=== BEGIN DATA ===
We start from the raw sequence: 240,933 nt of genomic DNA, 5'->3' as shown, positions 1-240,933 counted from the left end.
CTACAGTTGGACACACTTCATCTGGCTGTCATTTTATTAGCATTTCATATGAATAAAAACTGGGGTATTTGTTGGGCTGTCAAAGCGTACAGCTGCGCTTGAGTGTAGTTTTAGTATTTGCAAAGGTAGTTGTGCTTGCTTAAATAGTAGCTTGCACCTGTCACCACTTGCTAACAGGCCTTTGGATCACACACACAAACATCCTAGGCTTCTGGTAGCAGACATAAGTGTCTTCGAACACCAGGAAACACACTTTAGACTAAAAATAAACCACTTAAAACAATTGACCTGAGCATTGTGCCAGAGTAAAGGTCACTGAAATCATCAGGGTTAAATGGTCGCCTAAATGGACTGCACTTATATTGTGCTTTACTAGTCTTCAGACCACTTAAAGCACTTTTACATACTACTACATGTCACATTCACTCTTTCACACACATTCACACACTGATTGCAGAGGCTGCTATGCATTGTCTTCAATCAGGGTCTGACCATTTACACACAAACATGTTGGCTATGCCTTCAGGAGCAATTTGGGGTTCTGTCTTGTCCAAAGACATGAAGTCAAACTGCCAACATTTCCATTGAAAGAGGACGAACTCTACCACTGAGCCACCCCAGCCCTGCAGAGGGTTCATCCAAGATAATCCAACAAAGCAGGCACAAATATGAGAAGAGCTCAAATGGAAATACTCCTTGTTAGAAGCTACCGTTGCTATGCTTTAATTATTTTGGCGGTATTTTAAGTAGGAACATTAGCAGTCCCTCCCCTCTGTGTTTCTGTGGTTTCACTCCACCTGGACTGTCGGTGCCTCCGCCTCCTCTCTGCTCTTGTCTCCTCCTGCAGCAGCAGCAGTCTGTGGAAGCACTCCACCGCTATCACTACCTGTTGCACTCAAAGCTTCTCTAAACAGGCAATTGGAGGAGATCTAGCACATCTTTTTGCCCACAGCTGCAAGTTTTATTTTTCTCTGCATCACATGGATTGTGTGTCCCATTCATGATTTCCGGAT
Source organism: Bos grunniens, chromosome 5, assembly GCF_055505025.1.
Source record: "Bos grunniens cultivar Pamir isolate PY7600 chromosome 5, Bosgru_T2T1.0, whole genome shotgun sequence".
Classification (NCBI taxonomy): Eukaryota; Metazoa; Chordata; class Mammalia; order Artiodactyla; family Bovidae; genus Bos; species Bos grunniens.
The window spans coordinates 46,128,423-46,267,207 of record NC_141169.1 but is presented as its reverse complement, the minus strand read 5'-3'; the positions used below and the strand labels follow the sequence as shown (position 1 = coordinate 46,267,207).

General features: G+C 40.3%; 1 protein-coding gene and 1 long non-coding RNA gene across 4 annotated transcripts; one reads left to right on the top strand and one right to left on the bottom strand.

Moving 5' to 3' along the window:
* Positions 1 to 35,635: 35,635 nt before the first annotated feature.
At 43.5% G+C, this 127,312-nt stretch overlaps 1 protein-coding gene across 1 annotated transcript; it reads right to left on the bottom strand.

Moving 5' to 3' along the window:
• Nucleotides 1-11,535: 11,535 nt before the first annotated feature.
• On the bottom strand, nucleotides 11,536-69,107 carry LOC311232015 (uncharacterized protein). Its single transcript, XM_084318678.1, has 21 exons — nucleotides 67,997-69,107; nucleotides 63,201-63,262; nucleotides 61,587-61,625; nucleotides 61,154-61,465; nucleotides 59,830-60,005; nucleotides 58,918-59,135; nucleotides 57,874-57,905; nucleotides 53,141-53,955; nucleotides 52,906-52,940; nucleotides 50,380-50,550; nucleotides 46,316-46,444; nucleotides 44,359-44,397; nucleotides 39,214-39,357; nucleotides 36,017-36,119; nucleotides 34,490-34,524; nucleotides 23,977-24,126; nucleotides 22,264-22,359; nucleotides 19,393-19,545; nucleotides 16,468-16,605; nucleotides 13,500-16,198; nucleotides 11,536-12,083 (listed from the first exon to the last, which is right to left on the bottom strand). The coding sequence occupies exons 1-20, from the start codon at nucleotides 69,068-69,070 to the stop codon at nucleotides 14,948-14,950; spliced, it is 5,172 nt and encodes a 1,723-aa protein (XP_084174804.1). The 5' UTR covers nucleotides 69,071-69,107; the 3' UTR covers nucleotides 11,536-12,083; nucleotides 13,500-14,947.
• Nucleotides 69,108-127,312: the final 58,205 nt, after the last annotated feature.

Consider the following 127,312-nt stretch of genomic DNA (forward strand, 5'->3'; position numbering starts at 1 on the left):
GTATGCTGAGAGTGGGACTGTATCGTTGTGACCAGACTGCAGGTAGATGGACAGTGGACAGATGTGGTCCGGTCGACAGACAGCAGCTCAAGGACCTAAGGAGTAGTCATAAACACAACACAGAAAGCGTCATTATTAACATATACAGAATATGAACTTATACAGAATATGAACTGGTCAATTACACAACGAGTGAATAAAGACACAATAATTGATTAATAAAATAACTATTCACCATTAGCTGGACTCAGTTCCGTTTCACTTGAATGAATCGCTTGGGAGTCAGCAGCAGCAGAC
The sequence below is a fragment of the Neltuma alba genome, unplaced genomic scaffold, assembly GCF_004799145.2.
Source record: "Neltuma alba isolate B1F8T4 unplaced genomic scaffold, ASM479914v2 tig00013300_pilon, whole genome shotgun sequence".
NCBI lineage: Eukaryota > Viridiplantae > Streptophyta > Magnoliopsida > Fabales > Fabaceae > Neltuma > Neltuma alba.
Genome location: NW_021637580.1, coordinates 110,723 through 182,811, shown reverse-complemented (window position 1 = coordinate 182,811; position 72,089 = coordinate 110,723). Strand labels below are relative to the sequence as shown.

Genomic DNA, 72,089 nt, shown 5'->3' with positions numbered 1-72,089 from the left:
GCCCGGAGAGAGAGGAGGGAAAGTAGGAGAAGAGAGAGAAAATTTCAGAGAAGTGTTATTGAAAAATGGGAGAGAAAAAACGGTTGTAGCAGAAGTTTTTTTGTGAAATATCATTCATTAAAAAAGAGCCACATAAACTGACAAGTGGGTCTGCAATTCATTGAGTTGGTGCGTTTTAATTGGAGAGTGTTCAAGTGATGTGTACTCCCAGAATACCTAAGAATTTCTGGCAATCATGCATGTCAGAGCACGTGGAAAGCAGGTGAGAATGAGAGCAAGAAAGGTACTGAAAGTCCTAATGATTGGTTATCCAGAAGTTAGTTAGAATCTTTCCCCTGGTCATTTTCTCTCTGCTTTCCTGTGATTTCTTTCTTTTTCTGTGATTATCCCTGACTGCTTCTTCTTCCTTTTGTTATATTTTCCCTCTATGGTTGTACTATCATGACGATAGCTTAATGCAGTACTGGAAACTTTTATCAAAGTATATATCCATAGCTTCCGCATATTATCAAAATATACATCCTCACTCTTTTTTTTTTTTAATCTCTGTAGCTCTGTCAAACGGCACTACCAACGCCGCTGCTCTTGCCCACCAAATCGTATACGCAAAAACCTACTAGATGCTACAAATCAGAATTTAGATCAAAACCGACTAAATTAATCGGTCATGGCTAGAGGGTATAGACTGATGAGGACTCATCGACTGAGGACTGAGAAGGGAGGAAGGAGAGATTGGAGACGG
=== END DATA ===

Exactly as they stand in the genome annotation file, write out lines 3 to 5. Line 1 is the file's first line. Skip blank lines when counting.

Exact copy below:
Source organism: Bos grunniens, chromosome 5, assembly GCF_055505025.1.
Source record: "Bos grunniens cultivar Pamir isolate PY7600 chromosome 5, Bosgru_T2T1.0, whole genome shotgun sequence".
Classification (NCBI taxonomy): Eukaryota; Metazoa; Chordata; class Mammalia; order Artiodactyla; family Bovidae; genus Bos; species Bos grunniens.